The Balfour Declaration: a century on
Part 2: The cancer of colonialism
Contrary to popular belief, British Jews actually opposed the formation of a Zionist state in Palestine.
Sir Edwin Montagu, a British Jew in the Cabinet, sent a memo to his cabinet colleagues, explaining how ‘Judaism was a religion not a nation’ and that a Jewish state in Palestine would undermine equal rights for diaspora Jews. The British government chose conveniently to ignore such contentions.
As much as Britain plays the humanitarian card today, in that Jews persecuted by Nazi Germany deserved a homeland – even though Nazi persecution actually began after the Balfour declaration – the reality of their motives speaks quite the opposite.
In fact, Balfour himself helped pass the Aliens Act of 1905, which helped keep Jewish immigrants fleeing persecution in Russia and Europe, out of Britain.
Evidently so, the Balfour declaration was nothing to do with helping the Jewish people, rather everything to do with national interests.
Just how today, those interests take the guise of ‘protecting the world from extremism’, and result in bombing Syria, Iraq and Afghanistan to the ground.
Deep-rooted discrimination and subjugation
Britain’s Cabinet of 1917 contained Zionists and racists alike. The then Minister for War, Winston Churchill, dismissed the idea that zionists were colonial settlers, saying: “I do not admit that the dog [Palestine] in the manger has the final right to the manger, even though he may have lain there for a very long time. I do not admit, for instance, that a great wrong has been done to the Red Indians of America, or the black people of Australia. I do not think the Red Indians had any right to say, ‘The American Continent belongs to us and we are not going to have any of these European settlers coming in here’. They had not the right, nor had they the power.” (Churchill giving evidence before the Palestine Royal Commission known as The Peel Commission, 1937).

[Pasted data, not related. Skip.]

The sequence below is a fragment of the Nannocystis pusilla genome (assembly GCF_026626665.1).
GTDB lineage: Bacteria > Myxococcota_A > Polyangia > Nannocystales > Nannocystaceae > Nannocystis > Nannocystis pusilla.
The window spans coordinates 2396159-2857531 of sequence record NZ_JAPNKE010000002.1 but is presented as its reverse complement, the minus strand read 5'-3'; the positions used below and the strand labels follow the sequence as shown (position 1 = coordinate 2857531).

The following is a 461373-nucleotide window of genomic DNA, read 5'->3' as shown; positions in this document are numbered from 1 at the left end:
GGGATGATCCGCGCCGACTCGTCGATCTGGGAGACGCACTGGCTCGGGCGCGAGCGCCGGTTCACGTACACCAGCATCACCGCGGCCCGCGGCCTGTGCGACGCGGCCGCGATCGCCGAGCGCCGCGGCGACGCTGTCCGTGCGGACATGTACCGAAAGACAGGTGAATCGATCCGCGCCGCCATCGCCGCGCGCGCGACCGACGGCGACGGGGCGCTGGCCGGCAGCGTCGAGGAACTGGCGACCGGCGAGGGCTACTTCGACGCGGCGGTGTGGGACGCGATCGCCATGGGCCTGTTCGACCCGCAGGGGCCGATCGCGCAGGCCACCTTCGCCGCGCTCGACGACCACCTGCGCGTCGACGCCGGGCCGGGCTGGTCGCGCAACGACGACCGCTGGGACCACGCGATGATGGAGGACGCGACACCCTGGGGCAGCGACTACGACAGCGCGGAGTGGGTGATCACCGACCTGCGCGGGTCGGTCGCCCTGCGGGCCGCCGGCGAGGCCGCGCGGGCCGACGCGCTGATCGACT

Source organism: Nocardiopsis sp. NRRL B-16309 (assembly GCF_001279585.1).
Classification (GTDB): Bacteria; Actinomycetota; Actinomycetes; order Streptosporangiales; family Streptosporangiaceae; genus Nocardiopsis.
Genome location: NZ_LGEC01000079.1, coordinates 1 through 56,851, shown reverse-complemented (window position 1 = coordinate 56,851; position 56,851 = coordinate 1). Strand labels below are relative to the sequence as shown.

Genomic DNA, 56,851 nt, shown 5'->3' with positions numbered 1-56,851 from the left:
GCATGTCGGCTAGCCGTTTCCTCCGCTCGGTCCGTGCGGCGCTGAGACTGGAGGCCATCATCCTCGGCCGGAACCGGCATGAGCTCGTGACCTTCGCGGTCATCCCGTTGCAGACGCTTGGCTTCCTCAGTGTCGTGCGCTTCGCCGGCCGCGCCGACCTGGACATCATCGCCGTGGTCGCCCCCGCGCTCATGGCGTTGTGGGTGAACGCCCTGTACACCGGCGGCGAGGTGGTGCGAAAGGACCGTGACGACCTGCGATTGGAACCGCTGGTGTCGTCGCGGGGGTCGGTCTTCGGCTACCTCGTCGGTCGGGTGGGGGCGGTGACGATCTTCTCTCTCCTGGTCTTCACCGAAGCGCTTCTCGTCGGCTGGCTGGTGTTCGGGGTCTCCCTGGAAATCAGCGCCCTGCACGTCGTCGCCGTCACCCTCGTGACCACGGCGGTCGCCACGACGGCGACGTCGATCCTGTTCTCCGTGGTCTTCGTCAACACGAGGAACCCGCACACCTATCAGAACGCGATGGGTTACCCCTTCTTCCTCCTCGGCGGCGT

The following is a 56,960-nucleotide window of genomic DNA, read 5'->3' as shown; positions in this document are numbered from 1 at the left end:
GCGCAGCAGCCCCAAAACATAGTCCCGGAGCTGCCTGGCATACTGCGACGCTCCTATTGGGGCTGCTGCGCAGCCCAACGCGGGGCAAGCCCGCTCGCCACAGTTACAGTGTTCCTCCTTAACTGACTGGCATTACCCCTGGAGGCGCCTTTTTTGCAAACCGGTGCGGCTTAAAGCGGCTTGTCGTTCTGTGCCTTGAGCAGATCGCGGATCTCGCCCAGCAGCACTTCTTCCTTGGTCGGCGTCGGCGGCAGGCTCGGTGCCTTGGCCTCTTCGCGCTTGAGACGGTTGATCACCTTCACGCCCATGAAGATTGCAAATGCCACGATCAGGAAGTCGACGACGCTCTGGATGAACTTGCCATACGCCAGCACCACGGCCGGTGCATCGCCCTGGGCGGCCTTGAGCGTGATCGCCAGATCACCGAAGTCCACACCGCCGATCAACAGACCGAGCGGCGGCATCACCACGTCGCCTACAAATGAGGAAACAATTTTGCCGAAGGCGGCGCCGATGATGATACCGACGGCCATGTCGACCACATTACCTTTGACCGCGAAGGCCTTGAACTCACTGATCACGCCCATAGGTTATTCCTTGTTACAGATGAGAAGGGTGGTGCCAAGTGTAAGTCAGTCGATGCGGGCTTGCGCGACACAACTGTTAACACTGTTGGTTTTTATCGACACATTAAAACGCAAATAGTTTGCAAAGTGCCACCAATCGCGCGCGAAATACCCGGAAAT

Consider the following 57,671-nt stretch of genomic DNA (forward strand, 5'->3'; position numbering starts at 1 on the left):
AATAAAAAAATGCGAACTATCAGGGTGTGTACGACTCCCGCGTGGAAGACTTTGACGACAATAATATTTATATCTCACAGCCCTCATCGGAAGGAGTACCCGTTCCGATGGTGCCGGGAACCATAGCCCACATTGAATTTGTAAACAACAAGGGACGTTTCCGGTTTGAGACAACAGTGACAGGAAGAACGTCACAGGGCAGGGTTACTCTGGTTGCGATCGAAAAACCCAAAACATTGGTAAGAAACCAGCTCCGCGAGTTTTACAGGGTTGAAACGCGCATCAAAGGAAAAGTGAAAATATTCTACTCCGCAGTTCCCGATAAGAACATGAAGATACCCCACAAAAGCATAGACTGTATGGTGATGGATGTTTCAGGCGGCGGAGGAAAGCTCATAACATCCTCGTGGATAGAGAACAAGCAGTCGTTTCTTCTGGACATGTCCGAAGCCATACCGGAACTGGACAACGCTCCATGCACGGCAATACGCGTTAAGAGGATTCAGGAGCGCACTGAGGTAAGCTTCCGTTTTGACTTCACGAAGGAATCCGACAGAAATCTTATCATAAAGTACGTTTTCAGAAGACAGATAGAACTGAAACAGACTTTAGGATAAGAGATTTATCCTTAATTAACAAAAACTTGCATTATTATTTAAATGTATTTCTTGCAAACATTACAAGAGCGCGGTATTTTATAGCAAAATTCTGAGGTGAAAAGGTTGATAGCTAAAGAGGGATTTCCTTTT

This air of arrogance displayed by the British establishment in assuming the right to control which set of people have the right to which land, is a result of its racism, discrimination and subjugation – practised to oppress those it feels threatened by.
Today, this very subjugation is disguised through the ‘War on Terror’, the Prevent programme and the west’s opposition to the Muslim world deciding its own system of ruling.
It was colonialist policy – via the League of Nations’ settlements – that transformed a land (Palestine) which prospered for over 10 centuries under the Khilafah, to one under British mandate.
Leading to Britain being responsible for decades of death, displacement and destruction in the region through giving birth to the Zionist entity.
Wherever Britain has gone, its colonial trail has left nothing but death and misery, be that:
Their role in the Aboriginal atrocities such as the genocide that wiped out the Tasmanian
Aborigines, inspiring assimilation policies and overseeing the removal of mixed-race children with a view to make “full-blood Aborigines” die out – all aiding the consequent wipeout of an entire race off the face of the Earth.
The horrific Boer concentration camps in South Africa – where almost 10% of the entire Boer population was killed within one year alone.
The numerous famines in India, such as the Bengal Famine, caused by large-scale exports of food from India for use in the war theatres and consumption in Britain. India exported more than 70,000 tonnes of rice between January and July 1943, even as the famine set in – this famine alone took the lives of some 3 million Indians.
The list of Britain’s bloody colonial legacy goes on much further. The systematic confinement of 1.5 million Kenyans in concentration camps, outright obliteration of Afghanistan and Iraq, the active complicity in today’s disastrous Yemen crisis, and more…